Dr. Parker Sloan Hamilton had no warning that today would be the worst day of his life.
With a cup of freshly brewed coffee in one hand and the Miami Herald in the other, he opened the sliding glass door to the balcony of his high-rise apartment. In the distance waves splashed the sandy beach. The beginnings of morning traffic snaked along the coastline.
Settling into his wicker deck chair, he placed the cup on a marbled table and unfolded the paper. Blazoned across the bottom half of the front page a picture stared back at him. Recognizing the face immediately, Parker’s pulse quickened. Dino DiMarco had been one of his high-profile facial makeovers.
The article told that a suspect had been caught in a murder for hire scheme. Of course, the name DiMarco appeared nowhere in the story. Other people in the makeover business handled the details of providing new identities and documents for his patients. Parker had only been responsible for creating the new faces.
The cops would still be able to trace DiMarco’s real identity through fingerprints. Parker could do nothing about that. What if he or someone else turned state’s evidence and identified him as the surgeon? What if the district attorney decided to prosecute him? The what-if ’s made his stomach churn.
Parker hurriedly dressed and drove to work. As he entered the county medical examiner’s office, the irony of his workplace wasn’t lost on him. He was one of their lead forensic specialists.
Valerie waved from her cubicle. “Hi, Parker, how’s it going?” The every morning ritual grated on his nerves this particular day. He nodded and kept going. At six-feet four-inches tall he supposed it would be hard to sneak quietly to his desk. Being voted most eligible bachelor in the mock office pool hadn’t helped obscure him. That embarrassing distinction might soon be coming to an end.
Once at his desk, he listened intently to the office chatter that always preceded his workday. Would the DiMarco story make the morning conversation? He felt exposed, as though any coworker passing by would see guilt written all over him.
Trying to distract his thoughts, he checked his e-mail. Who’d been brought in during the night and now awaited his attention on a cold slab in the morgue? The work—gruesome to most of his friends—intrigued him. Now the dark cloud hanging above him left a growing sense of foreboding about his future.
Midday Parker complained to his supervisor of a migraine and begged off early. He drove home in a heavy rainstorm, downed several pills, and waited. For what? He wasn’t sure.
South Florida had been a far cry from Boston, where Parker had completed his training in forensic pathology. He’d soon adjusted to the culture if not to the heat. The laid-back mañana philosophy contrasted sharply with his duties in the county medical examiner’s office where identifying victims and the nature of their deaths was more than a full-time vocation. Bodies were discovered at all times of the day and night.
Although he loved the excitement of his work, Parker had missed the connection to facial reconstruction that had drawn him to the field of forensic medicine. To scratch that itch he’d become friends with several cosmetic surgeons in the area. Occasionally, he found himself in a consulting role, particularly when a well-known celebrity flew in for a makeover.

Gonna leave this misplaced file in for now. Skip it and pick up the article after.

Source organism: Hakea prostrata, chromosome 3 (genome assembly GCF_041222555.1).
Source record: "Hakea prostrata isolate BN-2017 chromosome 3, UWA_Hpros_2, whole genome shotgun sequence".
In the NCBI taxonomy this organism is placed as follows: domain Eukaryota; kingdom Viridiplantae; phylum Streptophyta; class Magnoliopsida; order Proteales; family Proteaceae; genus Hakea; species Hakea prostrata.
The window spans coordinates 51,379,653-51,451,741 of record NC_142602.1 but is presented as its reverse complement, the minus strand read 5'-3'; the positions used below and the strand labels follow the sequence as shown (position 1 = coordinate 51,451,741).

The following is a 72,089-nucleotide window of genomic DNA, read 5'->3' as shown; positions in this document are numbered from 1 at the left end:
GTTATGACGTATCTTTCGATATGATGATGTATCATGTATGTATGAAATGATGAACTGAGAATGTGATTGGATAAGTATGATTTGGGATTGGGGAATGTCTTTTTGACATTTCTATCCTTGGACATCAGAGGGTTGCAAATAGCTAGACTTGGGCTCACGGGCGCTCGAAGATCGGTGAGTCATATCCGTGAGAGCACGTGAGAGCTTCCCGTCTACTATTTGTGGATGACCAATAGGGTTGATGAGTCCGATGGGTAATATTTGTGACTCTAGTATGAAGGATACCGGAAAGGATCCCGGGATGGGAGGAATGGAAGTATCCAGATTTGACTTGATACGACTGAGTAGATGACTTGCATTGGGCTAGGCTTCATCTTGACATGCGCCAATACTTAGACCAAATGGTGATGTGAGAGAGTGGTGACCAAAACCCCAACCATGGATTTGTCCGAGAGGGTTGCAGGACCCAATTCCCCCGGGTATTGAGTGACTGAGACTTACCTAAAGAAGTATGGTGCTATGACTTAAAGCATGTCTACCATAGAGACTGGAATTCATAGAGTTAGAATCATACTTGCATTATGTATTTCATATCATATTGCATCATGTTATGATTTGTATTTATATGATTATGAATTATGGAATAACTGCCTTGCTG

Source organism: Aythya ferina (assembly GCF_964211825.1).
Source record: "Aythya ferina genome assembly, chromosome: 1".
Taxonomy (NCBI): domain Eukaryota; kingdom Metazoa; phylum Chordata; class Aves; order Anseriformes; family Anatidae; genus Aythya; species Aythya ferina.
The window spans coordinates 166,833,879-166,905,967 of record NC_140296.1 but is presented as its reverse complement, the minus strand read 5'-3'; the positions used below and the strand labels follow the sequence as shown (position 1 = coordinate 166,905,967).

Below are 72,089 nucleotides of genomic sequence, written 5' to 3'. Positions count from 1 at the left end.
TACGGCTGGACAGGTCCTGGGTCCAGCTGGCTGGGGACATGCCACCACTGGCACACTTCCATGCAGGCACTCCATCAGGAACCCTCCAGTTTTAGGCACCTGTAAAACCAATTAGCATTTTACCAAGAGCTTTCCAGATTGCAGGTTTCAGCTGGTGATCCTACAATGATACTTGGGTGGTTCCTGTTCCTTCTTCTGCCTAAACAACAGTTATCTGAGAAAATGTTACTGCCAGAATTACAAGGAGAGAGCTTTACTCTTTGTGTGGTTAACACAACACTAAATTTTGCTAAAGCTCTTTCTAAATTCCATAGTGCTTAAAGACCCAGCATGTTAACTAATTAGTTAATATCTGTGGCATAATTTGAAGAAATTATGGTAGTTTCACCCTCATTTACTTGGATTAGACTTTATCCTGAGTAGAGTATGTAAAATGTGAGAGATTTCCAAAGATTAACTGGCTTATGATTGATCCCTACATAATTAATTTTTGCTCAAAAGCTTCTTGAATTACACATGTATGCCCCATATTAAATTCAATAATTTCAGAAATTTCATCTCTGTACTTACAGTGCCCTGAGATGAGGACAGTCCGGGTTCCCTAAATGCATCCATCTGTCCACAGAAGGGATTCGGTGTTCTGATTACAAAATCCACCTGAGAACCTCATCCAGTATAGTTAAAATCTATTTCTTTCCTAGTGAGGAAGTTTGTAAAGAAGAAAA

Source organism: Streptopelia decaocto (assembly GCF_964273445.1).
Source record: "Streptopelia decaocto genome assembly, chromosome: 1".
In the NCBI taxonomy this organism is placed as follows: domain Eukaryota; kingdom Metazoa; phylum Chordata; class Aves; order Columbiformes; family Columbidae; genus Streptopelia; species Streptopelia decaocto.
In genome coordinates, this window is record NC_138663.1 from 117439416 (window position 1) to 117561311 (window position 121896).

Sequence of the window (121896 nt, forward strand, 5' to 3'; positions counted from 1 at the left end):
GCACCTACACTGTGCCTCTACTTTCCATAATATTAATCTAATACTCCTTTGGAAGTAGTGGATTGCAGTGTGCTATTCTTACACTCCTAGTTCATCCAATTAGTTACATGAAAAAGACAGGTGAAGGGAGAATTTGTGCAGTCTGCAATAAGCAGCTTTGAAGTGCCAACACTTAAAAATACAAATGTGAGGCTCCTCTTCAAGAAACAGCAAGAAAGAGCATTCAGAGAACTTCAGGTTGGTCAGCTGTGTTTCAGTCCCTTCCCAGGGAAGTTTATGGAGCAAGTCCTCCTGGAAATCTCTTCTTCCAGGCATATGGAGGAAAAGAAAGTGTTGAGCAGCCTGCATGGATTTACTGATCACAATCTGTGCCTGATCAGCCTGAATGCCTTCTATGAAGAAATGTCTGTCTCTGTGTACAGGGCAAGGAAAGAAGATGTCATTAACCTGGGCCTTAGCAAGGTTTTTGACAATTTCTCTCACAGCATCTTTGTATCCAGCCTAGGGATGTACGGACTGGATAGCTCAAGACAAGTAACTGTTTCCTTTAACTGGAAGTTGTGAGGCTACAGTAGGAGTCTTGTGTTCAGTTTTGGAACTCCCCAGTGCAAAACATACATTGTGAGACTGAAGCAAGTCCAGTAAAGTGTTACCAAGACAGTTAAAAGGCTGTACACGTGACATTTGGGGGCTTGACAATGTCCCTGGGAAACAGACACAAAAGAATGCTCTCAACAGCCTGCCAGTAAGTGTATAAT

One friend in particular, Dr. Brody Colson, had been more than understanding of his need for a few prescription drugs to make it through the day and to relieve his chronic insomnia. He also let him in on a trade secret. “The rich and famous aren’t the only ones coming to us for cosmetic surgery,” he told Parker. “Some people want to look different for other reasons. Maybe they don’t want to be found. They want to disappear for awhile and reappear with a new identity.” Brody winked, but Parker simply stared at him in disbelief.
It seemed clear Brody implied these were people with a criminal past or present. They were trying to evade the very law enforcement agencies with whom Parker worked.
Brody continued, “I know what you make in the medical examiner’s office. And I know your lifestyle. Soon the two are going to collide. This service pays well. Very well.”
Brody was right about finding it hard to live on his meager paycheck. Having grown up in a wealthy Nashville neighborhood, he’d taken the finer things in life for granted. But that was no excuse for engaging in an illicit activity. Parker had reasoned that he could pick up extra income at any of the area clinics or hospitals. Except for his crazy hours. How could he even schedule a part-time position?
Parker had the random thought of blowing the whistle on the criminal makeovers, but he decided to keep quiet. Brody knew about his drug habit. That wouldn’t look good to his supervisor. He thought consulting on a new look for a few patients was his best option for a little extra cash.
That decision led to assisting with surgeries. Finally, he performed his first solo surgery on a person wanting a makeover. Uncomfortable with the success of the procedure, Parker told himself he’ d never do it again. For the hundredth time he weighed his options.
Operating on individuals wanted by law enforcement might be risky behavior, but it was lucrative. And he craved Brody’s admiration of his skills. He was solving crimes in the medical examiner’s office while moonlighting by surgically altering faces. What irony! To Parker, the nameless criminals were simply limp figures on a gurney attached to an IV tube. Had he really thought he could get away with surgery on criminals who had lots of money but few places to hide? Was it too late for him to run?